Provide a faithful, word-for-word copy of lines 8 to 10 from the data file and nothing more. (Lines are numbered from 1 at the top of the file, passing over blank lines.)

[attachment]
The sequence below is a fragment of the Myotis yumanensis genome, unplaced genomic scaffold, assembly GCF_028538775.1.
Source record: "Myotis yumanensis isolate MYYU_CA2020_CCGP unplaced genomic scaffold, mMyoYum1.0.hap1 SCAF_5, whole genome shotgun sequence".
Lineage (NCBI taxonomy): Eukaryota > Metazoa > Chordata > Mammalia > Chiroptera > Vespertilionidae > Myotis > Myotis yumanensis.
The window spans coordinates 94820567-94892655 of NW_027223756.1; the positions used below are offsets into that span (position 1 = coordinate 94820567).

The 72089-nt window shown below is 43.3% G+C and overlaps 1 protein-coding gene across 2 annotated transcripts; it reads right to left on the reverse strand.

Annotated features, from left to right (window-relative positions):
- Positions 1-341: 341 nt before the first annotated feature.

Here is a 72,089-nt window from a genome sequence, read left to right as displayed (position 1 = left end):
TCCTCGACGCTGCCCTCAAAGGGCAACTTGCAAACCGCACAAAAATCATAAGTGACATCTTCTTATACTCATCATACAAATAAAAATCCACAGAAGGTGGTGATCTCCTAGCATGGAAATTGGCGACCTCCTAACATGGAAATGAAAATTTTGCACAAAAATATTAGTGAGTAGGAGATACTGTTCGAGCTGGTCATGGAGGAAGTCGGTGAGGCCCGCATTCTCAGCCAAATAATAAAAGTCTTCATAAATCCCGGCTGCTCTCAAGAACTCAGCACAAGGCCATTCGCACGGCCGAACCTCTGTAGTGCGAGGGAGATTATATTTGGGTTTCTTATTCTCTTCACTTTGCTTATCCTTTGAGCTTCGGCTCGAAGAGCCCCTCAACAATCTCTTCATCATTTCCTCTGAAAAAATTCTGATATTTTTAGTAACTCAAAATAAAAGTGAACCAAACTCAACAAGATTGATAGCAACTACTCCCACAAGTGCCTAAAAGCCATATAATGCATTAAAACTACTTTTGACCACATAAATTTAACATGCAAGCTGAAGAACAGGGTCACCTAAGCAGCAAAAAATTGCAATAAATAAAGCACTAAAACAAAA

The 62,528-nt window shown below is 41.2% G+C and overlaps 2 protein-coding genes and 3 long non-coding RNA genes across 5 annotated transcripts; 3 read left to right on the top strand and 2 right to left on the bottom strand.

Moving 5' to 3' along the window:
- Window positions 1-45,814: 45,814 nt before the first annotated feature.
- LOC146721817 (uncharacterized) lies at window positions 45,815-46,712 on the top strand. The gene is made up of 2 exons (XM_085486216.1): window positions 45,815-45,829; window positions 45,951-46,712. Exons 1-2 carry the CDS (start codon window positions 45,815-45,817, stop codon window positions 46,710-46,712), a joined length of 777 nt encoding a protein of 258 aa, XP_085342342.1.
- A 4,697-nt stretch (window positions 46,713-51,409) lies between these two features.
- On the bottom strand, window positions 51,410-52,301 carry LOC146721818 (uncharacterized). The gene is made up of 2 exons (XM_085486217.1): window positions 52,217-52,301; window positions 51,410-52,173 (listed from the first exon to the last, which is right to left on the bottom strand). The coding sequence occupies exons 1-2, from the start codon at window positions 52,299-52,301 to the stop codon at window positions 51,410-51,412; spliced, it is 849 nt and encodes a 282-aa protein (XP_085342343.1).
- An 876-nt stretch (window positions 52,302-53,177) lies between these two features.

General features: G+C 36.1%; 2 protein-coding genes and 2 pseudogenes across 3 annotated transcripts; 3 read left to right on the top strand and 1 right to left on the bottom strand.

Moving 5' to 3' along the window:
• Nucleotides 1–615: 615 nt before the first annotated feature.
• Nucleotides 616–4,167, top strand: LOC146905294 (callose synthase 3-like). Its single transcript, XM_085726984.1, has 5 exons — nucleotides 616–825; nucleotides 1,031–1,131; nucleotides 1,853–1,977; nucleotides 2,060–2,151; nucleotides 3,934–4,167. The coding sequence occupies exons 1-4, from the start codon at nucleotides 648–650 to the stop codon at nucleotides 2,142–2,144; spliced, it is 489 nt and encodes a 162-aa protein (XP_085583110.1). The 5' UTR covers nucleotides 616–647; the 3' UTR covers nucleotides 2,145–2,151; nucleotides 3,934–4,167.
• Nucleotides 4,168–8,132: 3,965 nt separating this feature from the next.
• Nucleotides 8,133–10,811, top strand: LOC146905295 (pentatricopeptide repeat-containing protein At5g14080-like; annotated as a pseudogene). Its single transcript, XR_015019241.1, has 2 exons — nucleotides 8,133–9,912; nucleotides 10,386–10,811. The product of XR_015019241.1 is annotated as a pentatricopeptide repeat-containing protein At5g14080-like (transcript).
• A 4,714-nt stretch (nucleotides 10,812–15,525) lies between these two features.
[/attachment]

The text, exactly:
Here is a 72,089-nt window from a genome sequence, read left to right as displayed (position 1 = left end):
TCCTCGACGCTGCCCTCAAAGGGCAACTTGCAAACCGCACAAAAATCATAAGTGACATCTTCTTATACTCATCATACAAATAAAAATCCACAGAAGGTGGTGATCTCCTAGCATGGAAATTGGCGACCTCCTAACATGGAAATGAAAATTTTGCACAAAAATATTAGTGAGTAGGAGATACTGTTCGAGCTGGTCATGGAGGAAGTCGGTGAGGCCCGCATTCTCAGCCAAATAATAAAAGTCTTCATAAATCCCGGCTGCTCTCAAGAACTCAGCACAAGGCCATTCGCACGGCCGAACCTCTGTAGTGCGAGGGAGATTATATTTGGGTTTCTTATTCTCTTCACTTTGCTTATCCTTTGAGCTTCGGCTCGAAGAGCCCCTCAACAATCTCTTCATCATTTCCTCTGAAAAAATTCTGATATTTTTAGTAACTCAAAATAAAAGTGAACCAAACTCAACAAGATTGATAGCAACTACTCCCACAAGTGCCTAAAAGCCATATAATGCATTAAAACTACTTTTGACCACATAAATTTAACATGCAAGCTGAAGAACAGGGTCACCTAAGCAGCAAAAAATTGCAATAAATAAAGCACTAAAACAAAA

The 62,528-nt window shown below is 41.2% G+C and overlaps 2 protein-coding genes and 3 long non-coding RNA genes across 5 annotated transcripts; 3 read left to right on the top strand and 2 right to left on the bottom strand.